Lynn Praises Guam’s Contributions to U.S. Military
By Elaine Wilson
American Forces Press Service
MANGILAO, Guam, July 27, 2010 The people of Guam are making an “incredible contribution” to the U.S. military, the deputy defense secretary said here today.
“Your sons and daughters wear the uniform of the United States at a higher per capita rate than nearly anywhere else,” William J. Lynn III said in a speech at the University of Guam. “We are grateful for their service.”
While Lynn’s speech mostly centered on the realignment of about 8,500 Marines from Okinawa to Guam, he also took time to acknowledge the importance of the island’s military contributions. Many Chamorros have given their lives in service to their nation, he said, referring to Guam’s indigenous people.
“Today I honor all the sons and daughters of Guam who have fallen, particularly those in Iraq and Afghanistan, [and] the one on his way home today,” he said.
Lynn also thanked members of the Gold Star Families of Guam, an organization of families with fallen military loved ones, for the sacrifices they have made on behalf of their nation’s security.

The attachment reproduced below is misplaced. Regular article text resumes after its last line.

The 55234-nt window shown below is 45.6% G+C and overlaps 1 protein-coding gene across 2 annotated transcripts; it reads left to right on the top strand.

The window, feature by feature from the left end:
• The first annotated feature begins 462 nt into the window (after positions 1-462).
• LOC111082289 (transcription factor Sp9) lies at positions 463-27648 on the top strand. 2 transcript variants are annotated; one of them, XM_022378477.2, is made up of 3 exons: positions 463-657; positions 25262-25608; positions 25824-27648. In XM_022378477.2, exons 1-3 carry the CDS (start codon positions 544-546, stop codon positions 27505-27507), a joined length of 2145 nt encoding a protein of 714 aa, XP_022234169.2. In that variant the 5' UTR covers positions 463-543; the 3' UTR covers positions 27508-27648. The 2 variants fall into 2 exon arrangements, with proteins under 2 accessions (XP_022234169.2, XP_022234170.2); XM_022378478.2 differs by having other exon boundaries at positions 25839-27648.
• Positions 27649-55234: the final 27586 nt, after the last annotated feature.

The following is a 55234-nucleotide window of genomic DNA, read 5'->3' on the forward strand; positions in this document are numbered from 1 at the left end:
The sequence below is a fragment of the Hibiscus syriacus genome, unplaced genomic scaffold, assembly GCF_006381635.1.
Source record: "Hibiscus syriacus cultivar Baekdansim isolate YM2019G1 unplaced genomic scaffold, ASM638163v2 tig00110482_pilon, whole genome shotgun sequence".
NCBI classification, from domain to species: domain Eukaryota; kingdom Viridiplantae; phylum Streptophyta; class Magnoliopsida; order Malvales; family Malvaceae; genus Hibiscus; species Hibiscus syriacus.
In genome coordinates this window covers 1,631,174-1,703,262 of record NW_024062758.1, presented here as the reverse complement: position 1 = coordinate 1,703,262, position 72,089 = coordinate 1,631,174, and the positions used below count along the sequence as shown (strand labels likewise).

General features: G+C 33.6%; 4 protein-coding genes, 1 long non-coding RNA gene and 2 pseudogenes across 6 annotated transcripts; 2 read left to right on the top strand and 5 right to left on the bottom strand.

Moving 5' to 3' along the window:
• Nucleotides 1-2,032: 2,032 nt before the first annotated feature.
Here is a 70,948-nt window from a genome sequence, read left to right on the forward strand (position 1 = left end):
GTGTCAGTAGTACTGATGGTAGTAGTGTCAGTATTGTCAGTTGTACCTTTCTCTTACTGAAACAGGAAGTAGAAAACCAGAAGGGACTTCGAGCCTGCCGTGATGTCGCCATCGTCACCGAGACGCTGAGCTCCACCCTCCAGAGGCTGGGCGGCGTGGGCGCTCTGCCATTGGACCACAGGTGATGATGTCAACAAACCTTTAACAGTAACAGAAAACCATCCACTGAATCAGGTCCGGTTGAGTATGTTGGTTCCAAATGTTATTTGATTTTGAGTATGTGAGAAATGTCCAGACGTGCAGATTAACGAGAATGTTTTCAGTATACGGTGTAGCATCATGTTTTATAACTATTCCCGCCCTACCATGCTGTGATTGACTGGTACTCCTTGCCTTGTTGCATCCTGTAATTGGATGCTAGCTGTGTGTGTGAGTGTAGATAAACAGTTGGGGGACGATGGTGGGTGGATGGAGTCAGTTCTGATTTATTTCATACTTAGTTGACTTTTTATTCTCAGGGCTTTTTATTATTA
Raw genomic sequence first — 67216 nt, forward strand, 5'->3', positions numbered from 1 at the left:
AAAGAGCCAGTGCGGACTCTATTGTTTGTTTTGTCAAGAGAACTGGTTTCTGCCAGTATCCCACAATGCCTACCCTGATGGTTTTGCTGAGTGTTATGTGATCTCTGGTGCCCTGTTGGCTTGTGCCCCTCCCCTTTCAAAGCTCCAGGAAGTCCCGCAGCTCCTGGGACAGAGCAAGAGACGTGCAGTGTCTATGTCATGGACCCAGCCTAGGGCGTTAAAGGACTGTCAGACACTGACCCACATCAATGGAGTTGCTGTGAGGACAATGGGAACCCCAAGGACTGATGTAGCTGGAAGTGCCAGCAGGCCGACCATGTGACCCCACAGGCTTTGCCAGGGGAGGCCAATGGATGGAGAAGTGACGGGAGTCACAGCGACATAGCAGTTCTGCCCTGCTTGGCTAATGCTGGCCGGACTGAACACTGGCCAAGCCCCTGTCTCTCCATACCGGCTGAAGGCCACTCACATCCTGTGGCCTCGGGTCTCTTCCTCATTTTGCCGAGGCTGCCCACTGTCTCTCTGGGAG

“These families, like those who came before them in years past, are enduring so much to help preserve our freedom,” he said.
The U.S. military and the people of Guam share a long history that dates back for more than a century, Lynn noted. Guam just celebrated its Liberation Day on July 21, marking the day in 1944 when Marines and Chamorros stormed the beaches together to liberate the island from Japanese occupation during World War II.
The anniversary is a time “to remember Guam’s families who suffered and endured the hardships of that war,” Lynn said. Also, “It’s hard when traveling in this part of the world not to reflect on the young soldiers, sailors, airmen and Marines who fought so valiantly in this region, and especially on this island, more than a half-century ago,” he said.
Marines once again will return to Guam, but in a different role, Lynn noted. Members of the 3rd Marine Expeditionary Force soon will make their home on Guam, continuing their legacy there. About 8,500 Marines and some 9,000 family members will move from Okinawa to Guam in accordance with an agreement between the United States and Japan.
U.S. officials are working to ensure the move is a smooth one, both for the military and the people of Guam.
“Guam may be far from Washington, but within the Department of Defense, the people of Guam are always close at hand,” Lynn said.